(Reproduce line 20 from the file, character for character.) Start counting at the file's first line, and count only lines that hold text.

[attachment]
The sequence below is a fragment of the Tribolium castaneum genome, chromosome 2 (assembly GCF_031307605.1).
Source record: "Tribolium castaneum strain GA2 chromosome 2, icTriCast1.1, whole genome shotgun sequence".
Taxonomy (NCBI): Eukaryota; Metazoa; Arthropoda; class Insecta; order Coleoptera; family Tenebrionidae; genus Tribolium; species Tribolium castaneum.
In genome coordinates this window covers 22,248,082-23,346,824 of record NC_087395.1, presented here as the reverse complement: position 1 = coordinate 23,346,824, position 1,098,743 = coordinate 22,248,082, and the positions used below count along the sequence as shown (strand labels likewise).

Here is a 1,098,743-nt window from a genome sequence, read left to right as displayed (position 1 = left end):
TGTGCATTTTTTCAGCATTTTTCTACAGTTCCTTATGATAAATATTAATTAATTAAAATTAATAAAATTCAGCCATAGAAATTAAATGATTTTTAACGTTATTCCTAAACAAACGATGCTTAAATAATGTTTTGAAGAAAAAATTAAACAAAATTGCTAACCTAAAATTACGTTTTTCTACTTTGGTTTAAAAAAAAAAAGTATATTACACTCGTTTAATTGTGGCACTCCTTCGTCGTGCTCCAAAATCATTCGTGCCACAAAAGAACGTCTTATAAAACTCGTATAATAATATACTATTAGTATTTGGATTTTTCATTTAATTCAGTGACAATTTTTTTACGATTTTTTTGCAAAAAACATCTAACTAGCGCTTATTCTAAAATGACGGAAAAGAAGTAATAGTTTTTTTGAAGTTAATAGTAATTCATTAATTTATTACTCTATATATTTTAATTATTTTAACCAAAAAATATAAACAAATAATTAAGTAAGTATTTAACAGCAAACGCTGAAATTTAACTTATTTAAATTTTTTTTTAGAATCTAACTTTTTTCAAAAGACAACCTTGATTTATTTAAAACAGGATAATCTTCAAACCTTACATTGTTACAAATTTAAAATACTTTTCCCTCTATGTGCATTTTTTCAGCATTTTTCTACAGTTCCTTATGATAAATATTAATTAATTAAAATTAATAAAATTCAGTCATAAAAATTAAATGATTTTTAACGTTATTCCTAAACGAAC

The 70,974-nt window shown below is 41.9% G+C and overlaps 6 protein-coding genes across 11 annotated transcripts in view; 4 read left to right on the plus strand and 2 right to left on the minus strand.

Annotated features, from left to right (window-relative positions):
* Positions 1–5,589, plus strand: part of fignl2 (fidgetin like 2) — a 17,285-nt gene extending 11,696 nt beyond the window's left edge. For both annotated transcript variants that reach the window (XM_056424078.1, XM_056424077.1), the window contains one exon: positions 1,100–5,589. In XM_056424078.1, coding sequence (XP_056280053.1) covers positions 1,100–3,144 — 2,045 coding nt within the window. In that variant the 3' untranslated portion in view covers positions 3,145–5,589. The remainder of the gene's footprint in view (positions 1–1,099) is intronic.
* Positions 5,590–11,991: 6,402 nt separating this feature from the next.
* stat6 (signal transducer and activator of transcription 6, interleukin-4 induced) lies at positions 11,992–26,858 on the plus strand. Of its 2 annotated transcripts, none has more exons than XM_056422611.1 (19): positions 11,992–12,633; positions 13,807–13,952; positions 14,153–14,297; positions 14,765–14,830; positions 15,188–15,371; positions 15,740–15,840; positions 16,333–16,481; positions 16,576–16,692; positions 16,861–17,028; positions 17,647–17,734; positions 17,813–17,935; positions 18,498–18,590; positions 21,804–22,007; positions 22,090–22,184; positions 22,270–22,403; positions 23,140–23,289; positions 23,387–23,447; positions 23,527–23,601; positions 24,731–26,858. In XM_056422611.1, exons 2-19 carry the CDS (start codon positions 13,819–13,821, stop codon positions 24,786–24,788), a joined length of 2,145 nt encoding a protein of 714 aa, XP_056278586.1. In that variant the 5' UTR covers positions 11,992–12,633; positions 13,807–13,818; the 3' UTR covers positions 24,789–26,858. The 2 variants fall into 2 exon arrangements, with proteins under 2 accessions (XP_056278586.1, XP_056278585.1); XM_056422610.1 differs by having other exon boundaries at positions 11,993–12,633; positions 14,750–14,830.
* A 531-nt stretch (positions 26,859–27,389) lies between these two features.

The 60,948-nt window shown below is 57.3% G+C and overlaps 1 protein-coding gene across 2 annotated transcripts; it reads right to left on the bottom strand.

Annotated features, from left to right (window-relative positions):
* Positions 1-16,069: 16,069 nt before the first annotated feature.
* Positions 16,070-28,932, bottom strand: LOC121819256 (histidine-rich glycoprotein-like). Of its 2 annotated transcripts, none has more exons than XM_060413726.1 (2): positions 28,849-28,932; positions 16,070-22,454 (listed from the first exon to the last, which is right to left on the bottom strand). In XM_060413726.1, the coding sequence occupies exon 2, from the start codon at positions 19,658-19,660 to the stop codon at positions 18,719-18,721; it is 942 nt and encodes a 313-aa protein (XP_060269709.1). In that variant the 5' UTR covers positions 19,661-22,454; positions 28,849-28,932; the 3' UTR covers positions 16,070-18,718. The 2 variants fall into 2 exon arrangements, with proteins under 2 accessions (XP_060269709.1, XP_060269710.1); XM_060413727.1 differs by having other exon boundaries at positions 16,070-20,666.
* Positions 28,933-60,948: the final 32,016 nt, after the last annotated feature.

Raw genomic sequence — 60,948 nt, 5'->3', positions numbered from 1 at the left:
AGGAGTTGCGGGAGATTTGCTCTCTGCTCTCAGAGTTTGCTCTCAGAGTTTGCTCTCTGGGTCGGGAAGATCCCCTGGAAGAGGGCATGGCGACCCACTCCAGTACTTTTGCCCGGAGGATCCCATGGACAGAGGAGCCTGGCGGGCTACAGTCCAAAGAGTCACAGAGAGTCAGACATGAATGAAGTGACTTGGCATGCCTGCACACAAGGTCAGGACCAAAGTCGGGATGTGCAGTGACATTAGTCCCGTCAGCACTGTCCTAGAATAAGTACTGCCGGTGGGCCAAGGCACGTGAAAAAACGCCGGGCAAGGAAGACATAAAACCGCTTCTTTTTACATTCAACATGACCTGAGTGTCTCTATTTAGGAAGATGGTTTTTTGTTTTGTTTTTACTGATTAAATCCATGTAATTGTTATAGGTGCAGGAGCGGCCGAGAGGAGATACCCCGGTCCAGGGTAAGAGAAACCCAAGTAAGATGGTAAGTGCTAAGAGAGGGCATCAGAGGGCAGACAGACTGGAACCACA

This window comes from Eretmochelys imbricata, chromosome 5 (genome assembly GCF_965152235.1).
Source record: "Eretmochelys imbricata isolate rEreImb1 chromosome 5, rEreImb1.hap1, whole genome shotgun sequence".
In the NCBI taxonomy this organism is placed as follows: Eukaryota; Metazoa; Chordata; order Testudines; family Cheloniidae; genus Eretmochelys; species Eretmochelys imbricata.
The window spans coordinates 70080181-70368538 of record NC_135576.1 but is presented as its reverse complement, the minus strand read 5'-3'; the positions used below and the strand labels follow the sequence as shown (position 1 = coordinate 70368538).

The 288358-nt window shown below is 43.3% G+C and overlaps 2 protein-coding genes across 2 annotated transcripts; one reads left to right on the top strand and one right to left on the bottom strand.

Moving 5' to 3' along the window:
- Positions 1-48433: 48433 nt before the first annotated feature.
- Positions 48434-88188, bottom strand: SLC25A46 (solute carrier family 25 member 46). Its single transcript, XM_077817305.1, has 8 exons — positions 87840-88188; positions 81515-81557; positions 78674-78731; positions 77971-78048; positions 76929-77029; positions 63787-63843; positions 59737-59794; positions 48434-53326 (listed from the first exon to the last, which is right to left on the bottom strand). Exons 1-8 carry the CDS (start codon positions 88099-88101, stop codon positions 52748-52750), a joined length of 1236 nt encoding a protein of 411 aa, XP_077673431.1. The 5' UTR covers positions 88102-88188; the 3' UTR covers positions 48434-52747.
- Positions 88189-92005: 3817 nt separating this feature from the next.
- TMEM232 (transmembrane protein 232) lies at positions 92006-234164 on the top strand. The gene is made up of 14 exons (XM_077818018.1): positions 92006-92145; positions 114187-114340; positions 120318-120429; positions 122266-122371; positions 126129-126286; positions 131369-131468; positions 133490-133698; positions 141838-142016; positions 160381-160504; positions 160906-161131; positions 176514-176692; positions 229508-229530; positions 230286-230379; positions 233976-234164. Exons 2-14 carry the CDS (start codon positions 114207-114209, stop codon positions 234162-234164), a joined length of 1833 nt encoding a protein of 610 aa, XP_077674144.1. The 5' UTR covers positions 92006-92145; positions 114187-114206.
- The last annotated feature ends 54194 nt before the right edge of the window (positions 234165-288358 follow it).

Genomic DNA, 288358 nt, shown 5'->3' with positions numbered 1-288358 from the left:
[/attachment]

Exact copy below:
This window comes from Eretmochelys imbricata, chromosome 5 (genome assembly GCF_965152235.1).